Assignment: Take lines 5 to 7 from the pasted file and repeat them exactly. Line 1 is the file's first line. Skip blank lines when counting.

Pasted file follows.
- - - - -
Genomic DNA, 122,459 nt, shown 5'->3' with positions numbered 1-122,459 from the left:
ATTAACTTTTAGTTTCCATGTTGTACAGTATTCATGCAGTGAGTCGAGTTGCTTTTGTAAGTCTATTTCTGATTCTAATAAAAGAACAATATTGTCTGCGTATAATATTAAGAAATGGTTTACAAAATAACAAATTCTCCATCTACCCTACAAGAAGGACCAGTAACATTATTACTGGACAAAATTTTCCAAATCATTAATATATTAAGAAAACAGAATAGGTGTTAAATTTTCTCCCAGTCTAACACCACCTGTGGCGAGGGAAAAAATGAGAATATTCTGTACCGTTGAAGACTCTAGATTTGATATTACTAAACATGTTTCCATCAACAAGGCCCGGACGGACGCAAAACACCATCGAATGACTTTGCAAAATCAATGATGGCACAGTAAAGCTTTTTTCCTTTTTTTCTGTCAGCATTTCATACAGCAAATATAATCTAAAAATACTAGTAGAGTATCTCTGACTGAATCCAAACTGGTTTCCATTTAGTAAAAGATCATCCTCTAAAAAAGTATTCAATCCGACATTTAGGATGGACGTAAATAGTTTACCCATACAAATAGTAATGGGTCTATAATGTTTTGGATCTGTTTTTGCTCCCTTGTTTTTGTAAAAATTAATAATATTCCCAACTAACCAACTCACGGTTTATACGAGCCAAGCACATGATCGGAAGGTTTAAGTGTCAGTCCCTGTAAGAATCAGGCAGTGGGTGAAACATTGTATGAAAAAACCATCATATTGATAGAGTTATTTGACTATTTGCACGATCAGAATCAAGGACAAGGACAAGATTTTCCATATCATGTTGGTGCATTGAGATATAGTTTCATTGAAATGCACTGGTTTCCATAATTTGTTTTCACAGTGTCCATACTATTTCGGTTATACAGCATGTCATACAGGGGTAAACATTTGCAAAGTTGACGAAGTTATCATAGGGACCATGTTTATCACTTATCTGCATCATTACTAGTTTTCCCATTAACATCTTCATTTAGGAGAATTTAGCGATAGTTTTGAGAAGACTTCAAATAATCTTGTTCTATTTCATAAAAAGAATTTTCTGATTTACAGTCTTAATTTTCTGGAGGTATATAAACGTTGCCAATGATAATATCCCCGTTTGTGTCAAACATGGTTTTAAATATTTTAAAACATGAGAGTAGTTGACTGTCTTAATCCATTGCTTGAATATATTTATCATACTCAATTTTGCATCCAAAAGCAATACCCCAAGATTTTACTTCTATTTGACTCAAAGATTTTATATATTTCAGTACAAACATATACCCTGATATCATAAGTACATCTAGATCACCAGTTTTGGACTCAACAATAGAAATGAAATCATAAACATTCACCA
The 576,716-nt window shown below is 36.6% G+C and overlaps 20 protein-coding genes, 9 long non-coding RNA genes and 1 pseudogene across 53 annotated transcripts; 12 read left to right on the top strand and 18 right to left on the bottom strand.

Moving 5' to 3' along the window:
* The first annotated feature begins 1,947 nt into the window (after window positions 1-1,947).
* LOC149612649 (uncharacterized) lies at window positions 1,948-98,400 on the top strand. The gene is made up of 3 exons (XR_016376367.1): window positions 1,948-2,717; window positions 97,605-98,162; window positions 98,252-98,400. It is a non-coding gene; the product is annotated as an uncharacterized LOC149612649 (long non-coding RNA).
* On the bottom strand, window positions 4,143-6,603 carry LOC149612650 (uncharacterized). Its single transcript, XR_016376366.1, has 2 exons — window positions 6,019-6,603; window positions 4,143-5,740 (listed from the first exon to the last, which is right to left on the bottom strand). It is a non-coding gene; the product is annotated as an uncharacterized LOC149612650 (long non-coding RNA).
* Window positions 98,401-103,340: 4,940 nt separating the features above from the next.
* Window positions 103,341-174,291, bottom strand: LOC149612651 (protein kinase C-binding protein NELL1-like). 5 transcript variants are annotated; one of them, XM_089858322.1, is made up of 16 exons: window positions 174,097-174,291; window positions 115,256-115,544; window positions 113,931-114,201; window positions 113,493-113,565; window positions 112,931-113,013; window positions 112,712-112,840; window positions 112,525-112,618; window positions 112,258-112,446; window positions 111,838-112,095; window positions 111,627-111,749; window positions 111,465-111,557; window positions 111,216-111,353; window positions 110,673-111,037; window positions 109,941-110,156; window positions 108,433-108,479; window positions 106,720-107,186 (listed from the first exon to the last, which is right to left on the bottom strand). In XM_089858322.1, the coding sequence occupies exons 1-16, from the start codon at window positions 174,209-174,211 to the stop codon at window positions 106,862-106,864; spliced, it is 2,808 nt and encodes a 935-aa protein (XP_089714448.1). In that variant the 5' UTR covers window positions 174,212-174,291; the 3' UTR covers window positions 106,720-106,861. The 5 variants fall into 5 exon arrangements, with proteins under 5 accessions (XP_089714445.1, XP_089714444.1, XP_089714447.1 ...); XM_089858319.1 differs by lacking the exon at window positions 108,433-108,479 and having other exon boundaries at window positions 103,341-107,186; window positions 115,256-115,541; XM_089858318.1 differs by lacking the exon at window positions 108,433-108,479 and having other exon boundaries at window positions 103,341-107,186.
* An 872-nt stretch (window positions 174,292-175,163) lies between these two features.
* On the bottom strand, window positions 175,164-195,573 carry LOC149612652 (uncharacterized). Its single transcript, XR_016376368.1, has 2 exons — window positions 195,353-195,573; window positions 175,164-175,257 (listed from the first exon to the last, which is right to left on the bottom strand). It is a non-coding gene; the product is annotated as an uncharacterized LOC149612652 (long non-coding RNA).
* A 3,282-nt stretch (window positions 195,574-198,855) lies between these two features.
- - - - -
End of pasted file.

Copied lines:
* The first annotated feature begins 1,947 nt into the window (after window positions 1-1,947).
* LOC149612649 (uncharacterized) lies at window positions 1,948-98,400 on the top strand. The gene is made up of 3 exons (XR_016376367.1): window positions 1,948-2,717; window positions 97,605-98,162; window positions 98,252-98,400. It is a non-coding gene; the product is annotated as an uncharacterized LOC149612649 (long non-coding RNA).
* On the bottom strand, window positions 4,143-6,603 carry LOC149612650 (uncharacterized). Its single transcript, XR_016376366.1, has 2 exons — window positions 6,019-6,603; window positions 4,143-5,740 (listed from the first exon to the last, which is right to left on the bottom strand). It is a non-coding gene; the product is annotated as an uncharacterized LOC149612650 (long non-coding RNA).